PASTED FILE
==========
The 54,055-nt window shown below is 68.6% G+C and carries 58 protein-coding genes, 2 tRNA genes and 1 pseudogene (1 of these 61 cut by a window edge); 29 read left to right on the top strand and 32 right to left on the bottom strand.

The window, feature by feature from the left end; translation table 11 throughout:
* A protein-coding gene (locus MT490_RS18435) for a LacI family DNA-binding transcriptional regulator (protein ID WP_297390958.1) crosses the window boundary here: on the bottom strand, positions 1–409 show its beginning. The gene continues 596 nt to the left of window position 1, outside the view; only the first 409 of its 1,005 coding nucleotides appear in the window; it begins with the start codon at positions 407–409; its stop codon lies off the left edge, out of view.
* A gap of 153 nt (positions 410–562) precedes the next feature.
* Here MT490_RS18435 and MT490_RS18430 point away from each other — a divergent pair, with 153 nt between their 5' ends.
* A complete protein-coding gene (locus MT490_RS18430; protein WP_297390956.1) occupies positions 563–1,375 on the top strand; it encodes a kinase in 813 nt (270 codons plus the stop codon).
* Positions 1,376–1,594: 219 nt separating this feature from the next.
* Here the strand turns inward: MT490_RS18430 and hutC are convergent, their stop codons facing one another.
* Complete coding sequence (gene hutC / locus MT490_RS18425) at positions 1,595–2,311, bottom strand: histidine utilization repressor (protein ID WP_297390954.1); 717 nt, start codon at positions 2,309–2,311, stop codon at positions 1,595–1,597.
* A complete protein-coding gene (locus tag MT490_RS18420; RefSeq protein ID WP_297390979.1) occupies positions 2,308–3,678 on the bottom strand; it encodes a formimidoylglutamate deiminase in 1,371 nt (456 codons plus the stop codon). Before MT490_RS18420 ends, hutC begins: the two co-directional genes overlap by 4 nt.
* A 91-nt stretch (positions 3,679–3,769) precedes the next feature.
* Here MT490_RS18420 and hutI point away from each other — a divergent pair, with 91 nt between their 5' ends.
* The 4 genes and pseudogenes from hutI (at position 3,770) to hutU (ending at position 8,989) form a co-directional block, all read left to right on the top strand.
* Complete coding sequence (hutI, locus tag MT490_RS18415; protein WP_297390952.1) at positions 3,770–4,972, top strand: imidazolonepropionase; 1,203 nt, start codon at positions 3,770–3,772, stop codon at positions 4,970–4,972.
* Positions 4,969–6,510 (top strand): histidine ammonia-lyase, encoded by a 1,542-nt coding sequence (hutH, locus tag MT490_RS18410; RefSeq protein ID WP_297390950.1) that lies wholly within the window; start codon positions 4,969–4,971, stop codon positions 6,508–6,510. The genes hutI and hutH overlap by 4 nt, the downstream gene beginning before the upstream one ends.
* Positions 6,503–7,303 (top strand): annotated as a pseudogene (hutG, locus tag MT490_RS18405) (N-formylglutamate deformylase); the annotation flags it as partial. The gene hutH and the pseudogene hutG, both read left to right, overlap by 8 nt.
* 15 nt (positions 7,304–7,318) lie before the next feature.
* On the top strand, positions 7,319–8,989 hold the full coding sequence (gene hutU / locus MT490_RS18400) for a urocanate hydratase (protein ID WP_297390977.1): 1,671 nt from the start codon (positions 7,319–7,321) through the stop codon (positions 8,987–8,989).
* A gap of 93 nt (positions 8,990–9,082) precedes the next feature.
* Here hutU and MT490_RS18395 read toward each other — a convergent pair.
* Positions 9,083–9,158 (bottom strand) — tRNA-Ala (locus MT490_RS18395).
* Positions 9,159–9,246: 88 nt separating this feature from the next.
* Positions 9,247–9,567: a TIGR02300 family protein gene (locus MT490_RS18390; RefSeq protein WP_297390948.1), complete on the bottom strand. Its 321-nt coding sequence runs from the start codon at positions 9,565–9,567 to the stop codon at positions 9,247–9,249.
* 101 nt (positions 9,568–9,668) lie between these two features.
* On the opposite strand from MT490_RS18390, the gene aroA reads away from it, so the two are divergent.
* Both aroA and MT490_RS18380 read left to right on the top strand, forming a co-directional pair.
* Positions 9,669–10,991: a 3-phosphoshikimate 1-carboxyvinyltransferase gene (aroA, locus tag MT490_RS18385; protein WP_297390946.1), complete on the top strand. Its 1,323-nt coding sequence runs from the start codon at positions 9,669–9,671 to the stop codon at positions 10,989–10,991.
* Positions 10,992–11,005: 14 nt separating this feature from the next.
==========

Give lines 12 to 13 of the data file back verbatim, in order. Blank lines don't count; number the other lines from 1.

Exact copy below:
* Here MT490_RS18420 and hutI point away from each other — a divergent pair, with 91 nt between their 5' ends.
* The 4 genes and pseudogenes from hutI (at position 3,770) to hutU (ending at position 8,989) form a co-directional block, all read left to right on the top strand.